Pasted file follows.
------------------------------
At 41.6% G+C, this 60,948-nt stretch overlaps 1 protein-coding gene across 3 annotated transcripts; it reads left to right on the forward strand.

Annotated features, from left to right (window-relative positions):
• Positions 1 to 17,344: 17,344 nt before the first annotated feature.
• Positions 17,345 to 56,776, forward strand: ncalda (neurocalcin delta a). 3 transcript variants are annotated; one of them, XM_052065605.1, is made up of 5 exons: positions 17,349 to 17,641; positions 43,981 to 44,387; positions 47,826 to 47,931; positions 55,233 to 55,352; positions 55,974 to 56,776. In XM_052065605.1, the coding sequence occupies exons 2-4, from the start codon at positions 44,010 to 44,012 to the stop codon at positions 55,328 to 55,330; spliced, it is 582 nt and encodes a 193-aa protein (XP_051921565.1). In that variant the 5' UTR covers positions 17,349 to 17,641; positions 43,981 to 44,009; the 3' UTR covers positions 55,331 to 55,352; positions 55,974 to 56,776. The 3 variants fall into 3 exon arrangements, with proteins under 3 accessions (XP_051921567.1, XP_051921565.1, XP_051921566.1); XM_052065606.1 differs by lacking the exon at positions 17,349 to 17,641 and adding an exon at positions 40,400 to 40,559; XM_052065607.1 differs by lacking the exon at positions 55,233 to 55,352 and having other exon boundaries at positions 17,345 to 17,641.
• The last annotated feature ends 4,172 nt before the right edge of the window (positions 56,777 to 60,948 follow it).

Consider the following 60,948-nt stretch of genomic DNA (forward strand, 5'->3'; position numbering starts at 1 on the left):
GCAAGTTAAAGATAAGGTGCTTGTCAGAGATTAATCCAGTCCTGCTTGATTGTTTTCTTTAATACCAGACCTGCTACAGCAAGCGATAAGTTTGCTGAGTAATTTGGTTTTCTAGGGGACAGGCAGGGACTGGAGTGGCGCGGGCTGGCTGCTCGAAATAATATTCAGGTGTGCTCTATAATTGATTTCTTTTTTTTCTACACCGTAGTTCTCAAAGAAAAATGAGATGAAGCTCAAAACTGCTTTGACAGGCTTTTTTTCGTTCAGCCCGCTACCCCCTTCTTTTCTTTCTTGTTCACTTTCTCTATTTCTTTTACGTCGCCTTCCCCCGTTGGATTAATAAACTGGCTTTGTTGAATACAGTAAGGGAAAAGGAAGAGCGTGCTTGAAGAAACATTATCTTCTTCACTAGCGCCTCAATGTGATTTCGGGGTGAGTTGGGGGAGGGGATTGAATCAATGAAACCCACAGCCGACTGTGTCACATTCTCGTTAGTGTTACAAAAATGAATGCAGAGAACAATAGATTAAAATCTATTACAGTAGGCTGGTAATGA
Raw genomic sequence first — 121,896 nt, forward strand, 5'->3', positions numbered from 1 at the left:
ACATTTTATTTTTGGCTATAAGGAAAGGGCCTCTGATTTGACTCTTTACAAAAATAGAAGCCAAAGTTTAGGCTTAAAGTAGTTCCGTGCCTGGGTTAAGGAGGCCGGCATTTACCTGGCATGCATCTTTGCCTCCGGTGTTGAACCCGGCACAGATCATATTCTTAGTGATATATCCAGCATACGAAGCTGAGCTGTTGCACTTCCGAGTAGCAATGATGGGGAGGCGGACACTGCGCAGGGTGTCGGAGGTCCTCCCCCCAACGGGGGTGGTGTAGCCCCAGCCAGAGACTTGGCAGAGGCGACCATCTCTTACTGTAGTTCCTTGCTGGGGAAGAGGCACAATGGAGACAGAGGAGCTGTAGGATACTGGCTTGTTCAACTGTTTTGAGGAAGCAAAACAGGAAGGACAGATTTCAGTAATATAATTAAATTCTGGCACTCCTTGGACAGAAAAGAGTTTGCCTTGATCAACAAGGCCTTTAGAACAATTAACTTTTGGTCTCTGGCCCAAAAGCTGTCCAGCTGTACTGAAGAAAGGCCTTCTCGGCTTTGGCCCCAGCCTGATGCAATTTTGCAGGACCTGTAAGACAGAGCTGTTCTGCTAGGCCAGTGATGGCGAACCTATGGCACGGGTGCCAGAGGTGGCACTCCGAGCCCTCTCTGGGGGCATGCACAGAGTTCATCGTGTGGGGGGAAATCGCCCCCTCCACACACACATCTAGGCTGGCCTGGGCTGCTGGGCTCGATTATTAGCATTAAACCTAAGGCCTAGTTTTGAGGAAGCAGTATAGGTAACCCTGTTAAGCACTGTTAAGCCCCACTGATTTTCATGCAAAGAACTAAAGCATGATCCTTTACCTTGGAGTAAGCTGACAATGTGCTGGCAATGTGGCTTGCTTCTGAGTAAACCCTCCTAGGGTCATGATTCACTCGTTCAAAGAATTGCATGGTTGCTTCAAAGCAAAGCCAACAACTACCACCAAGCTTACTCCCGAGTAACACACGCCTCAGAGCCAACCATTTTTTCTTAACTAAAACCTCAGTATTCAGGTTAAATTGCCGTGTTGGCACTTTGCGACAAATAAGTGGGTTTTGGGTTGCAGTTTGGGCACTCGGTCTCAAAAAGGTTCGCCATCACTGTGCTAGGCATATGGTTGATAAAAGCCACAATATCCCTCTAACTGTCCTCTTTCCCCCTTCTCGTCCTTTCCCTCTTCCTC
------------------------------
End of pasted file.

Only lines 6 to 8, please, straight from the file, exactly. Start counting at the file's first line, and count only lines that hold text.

Consider the following 60,948-nt stretch of genomic DNA (forward strand, 5'->3'; position numbering starts at 1 on the left):
GCAAGTTAAAGATAAGGTGCTTGTCAGAGATTAATCCAGTCCTGCTTGATTGTTTTCTTTAATACCAGACCTGCTACAGCAAGCGATAAGTTTGCTGAGTAATTTGGTTTTCTAGGGGACAGGCAGGGACTGGAGTGGCGCGGGCTGGCTGCTCGAAATAATATTCAGGTGTGCTCTATAATTGATTTCTTTTTTTTCTACACCGTAGTTCTCAAAGAAAAATGAGATGAAGCTCAAAACTGCTTTGACAGGCTTTTTTTCGTTCAGCCCGCTACCCCCTTCTTTTCTTTCTTGTTCACTTTCTCTATTTCTTTTACGTCGCCTTCCCCCGTTGGATTAATAAACTGGCTTTGTTGAATACAGTAAGGGAAAAGGAAGAGCGTGCTTGAAGAAACATTATCTTCTTCACTAGCGCCTCAATGTGATTTCGGGGTGAGTTGGGGGAGGGGATTGAATCAATGAAACCCACAGCCGACTGTGTCACATTCTCGTTAGTGTTACAAAAATGAATGCAGAGAACAATAGATTAAAATCTATTACAGTAGGCTGGTAATGA
Raw genomic sequence first — 121,896 nt, forward strand, 5'->3', positions numbered from 1 at the left: